Defending Against "Camera Peeking" Attacks

Yesterday, I blogged about a research paper describing various attacks. In yesterday’s post, I covered defending against another activity popping up and masquerading one of your critical activities.

Another attack outlined by the paper is easier for an attacker to use… but is also easier to defend against. The paper’s authors refer to it as the “camera peeking” attack.

A camera, as identified by an instance of android.hardware.Camera, can only be used by one app at a time. The attack is simple:

  • monitor for when an app that might use the camera for something important comes to the foreground

  • at that point, start watching for the Camera object to become unavailable

  • once the Camera is unavailable, then available again, grab the Camera and take a picture, in hopes that the camera is still pointing at the confidential information

The example cited by the paper’s authors is to watch for a banking app taking a photo of a check, to try to take another photo of the check to send to those who might use the information for various types of fraud.

Polling for camera availability is slow, simply because the primary way to see if the camera is available is to open() it, and that takes hundreds of developers of milliseconds. The paper’s specific technique helped to minimize the polling, by knowing when the right activity was in the foreground and therefore the camera was probably already in use. Then, it would be a matter of polling until the camera is available again and taking a picture. Even without the paper’s specific attack techniques, this general attack is possible, and it would not surprise me if there are more efficient ways to see if the camera is in use.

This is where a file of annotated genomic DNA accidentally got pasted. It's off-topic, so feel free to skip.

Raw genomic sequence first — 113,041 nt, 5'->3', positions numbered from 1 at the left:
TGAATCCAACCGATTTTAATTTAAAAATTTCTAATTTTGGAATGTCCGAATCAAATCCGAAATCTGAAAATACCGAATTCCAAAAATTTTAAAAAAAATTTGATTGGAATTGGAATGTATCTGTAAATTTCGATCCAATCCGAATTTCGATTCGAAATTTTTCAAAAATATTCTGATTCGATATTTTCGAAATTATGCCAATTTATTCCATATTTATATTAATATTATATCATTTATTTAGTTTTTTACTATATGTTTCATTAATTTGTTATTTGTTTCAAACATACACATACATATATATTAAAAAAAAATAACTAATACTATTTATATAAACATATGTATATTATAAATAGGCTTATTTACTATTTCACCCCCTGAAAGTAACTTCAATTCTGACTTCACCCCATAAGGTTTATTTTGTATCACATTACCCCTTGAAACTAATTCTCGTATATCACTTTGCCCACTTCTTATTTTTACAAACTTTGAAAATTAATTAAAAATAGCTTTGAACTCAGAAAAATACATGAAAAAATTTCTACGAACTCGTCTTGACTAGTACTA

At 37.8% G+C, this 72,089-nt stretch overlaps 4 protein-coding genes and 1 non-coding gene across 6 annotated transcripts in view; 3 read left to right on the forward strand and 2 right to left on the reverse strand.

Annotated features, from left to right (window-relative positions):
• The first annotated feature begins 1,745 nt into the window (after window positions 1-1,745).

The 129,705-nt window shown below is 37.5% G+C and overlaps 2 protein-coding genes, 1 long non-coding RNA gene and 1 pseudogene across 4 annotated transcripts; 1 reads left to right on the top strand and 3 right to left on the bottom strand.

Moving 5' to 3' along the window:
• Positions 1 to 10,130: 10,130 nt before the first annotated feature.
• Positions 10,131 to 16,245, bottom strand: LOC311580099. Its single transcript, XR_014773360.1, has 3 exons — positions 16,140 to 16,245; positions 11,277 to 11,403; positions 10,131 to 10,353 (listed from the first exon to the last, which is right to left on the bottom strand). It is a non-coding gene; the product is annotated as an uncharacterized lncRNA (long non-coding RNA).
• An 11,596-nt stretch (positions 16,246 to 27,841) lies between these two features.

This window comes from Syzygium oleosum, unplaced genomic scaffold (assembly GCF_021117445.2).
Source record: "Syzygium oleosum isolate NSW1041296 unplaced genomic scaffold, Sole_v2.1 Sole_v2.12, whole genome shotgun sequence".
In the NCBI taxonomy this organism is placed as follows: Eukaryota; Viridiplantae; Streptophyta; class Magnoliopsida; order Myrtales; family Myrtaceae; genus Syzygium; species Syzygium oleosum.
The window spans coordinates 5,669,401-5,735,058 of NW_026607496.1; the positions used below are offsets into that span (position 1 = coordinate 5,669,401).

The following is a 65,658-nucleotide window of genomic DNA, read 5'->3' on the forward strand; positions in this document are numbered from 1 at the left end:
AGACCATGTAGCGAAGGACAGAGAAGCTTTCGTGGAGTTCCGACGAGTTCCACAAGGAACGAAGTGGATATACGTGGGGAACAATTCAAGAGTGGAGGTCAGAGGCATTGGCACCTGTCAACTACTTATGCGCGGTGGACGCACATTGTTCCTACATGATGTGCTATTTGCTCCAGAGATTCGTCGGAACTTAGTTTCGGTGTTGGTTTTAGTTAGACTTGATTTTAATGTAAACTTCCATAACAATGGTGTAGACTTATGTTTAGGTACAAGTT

On the other hand, the defense is simple: if your app is taking pictures, and those pictures may be of sensitive documents, ask the user to point the camera somewhere else before you release the Camera object. So long as you have exclusive control over the camera, nothing else can use it, including any attackers.

A sophisticated implementation of this might use image-recognition techniques to see, based upon preview frames plus the taken picture, if the camera is pointing somewhere else. For example, a banking app offering check-scanning might determine if the dominant color in the camera field significantly changes, as that would suggest that the camera is no longer pointed at a check, since checks are typically fairly monochromatic.

Or, just ask the user to point the camera somewhere else, then release the Camera object after some random number of seconds.

General-purpose camera apps might offer an “enhanced security” mode that does this sort of thing, but having that on by default might annoy the user trying to take pictures at the zoo, or at a sporting event. However, document-scanning apps might want to have this mode on by default, and check-scanning apps might simply always use this mode.


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